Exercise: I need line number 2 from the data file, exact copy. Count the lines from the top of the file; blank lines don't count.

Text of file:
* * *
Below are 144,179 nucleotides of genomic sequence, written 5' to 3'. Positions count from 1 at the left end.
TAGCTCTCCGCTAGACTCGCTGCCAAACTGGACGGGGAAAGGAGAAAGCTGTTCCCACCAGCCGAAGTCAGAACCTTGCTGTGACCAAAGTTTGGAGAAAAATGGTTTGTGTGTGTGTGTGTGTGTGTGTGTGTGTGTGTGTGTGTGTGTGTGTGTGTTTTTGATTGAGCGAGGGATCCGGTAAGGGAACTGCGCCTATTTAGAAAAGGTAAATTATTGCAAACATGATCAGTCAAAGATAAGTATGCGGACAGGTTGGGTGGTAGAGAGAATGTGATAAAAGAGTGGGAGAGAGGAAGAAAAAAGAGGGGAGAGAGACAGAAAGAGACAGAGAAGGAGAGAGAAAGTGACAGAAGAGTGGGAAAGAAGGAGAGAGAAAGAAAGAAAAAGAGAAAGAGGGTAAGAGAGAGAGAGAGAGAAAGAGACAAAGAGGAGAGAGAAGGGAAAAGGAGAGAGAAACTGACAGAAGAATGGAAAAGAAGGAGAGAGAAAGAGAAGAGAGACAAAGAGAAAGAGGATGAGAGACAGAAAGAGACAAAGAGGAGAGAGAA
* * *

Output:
TAGCTCTCCGCTAGACTCGCTGCCAAACTGGACGGGGAAAGGAGAAAGCTGTTCCCACCAGCCGAAGTCAGAACCTTGCTGTGACCAAAGTTTGGAGAAAAATGGTTTGTGTGTGTGTGTGTGTGTGTGTGTGTGTGTGTGTGTGTGTGTGTGTGTGTTTTTGATTGAGCGAGGGATCCGGTAAGGGAACTGCGCCTATTTAGAAAAGGTAAATTATTGCAAACATGATCAGTCAAAGATAAGTATGCGGACAGGTTGGGTGGTAGAGAGAATGTGATAAAAGAGTGGGAGAGAGGAAGAAAAAAGAGGGGAGAGAGACAGAAAGAGACAGAGAAGGAGAGAGAAAGTGACAGAAGAGTGGGAAAGAAGGAGAGAGAAAGAAAGAAAAAGAGAAAGAGGGTAAGAGAGAGAGAGAGAGAAAGAGACAAAGAGGAGAGAGAAGGGAAAAGGAGAGAGAAACTGACAGAAGAATGGAAAAGAAGGAGAGAGAAAGAGAAGAGAGACAAAGAGAAAGAGGATGAGAGACAGAAAGAGACAAAGAGGAGAGAGAA